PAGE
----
Do you know that we are like sheep? [Pause] We like to go our own way. The Bible says, “All we like sheep have gone astray; we have turned everyone to his own way” (Isa. 53:6a). We want to do things our way instead of obeying. God calls “wanting our own way” sin.

Did you ever go shopping with your mother and see something you really wanted … a toy or something to eat? “That’s too expensive,” your mother said, “we can’t get it today.” You sit on the floor, start swinging your arms and kicking your legs and cried loudly, “I want! I want!”

Why did you act like that? [Pause] Because you wanted your own way and “wanting your own way” (instead of God's way) is sin. Everybody has sinned. All of us are like disobedient sheep; we all have gone our own way.

Without a shepherd, you and I are in trouble. We are lost in sin. We need the good shepherd, the Lord Jesus, to find us and bring us back to God.


When a sheep is lost, it is in great danger. It can fall into a hole or be attacked and killed by wild animals. Sheep are helpless animals; they have no claws, no sharp teeth or horns to defend themselves against wild animals (e.g., wolves). Sheep depend on their shepherd to protect them. A good shepherd is willing to do anything to protect his sheep from wild animals (1 Sam. 17:34-35) even to die for his sheep.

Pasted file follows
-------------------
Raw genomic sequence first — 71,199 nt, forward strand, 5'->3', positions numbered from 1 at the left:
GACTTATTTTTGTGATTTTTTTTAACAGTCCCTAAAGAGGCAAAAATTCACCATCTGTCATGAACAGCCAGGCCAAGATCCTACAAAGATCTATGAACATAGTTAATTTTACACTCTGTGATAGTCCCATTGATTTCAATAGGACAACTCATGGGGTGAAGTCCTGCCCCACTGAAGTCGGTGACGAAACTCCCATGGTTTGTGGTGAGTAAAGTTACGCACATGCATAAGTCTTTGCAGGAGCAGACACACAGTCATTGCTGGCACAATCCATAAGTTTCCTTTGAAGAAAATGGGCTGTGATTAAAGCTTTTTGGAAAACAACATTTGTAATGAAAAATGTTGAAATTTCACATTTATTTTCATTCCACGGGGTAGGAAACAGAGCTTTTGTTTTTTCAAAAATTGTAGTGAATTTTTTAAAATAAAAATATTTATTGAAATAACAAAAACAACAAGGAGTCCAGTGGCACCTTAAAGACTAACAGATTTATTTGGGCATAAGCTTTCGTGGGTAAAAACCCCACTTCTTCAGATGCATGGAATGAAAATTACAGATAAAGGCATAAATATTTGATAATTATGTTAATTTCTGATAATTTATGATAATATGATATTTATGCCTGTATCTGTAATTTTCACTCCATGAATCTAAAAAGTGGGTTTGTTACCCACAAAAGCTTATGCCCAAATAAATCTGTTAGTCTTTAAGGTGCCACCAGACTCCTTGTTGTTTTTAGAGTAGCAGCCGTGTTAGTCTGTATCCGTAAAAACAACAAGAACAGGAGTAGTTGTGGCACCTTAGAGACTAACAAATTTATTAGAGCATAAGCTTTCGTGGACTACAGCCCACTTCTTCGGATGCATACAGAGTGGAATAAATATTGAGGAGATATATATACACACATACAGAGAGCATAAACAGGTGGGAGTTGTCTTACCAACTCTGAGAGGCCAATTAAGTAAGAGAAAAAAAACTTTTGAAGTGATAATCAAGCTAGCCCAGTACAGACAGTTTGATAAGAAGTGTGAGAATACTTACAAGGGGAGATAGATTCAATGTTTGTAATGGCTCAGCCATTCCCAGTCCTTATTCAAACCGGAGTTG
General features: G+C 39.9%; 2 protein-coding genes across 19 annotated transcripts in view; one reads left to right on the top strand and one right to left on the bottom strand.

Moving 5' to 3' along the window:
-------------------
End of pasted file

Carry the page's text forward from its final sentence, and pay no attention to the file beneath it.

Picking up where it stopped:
“Protect the Sheep” Instructions

This is a variation of “The Eagle and Her Chicks” game.
  • Group the children (sheep) into groups of five to seven. Assign a teacher (shepherd with an appropriate headdress) to each group. You be the wolf.

  • In the game, the wolf tries to tag one of the sheep while the shepherd tries to protect the sheep from the wolf.

  • Begin the game by having the sheep and shepherds walk randomly around the room. You can choose to shout “Rabbit” or “Wolf”.

    • Explain that sheep are timid animals and that even if a rabbit were to suddenly hop out of the bushes the sheep would be afraid. If you cry “Rabbit”, the children are to jump signifying that they are frightened.

    • If you cry “Wolf” then the children are to run to their respective shepherds and line behind their shepherd one by one. The first sheep behind the shepherd holding on to the shepherd’s waist or shirt. The one behind the first sheep will hold on the first, and so on.

  • The wolf can only tag the last sheep, and the shepherd can protect the sheep by spreading her arms shoulder high. The wolf has to go around the shepherd to tag the last sheep but he must avoid any contact with the shepherd.

  • The sheep don't have to be in the line all the time. The last sheep run out of the line and play catch with the wolf.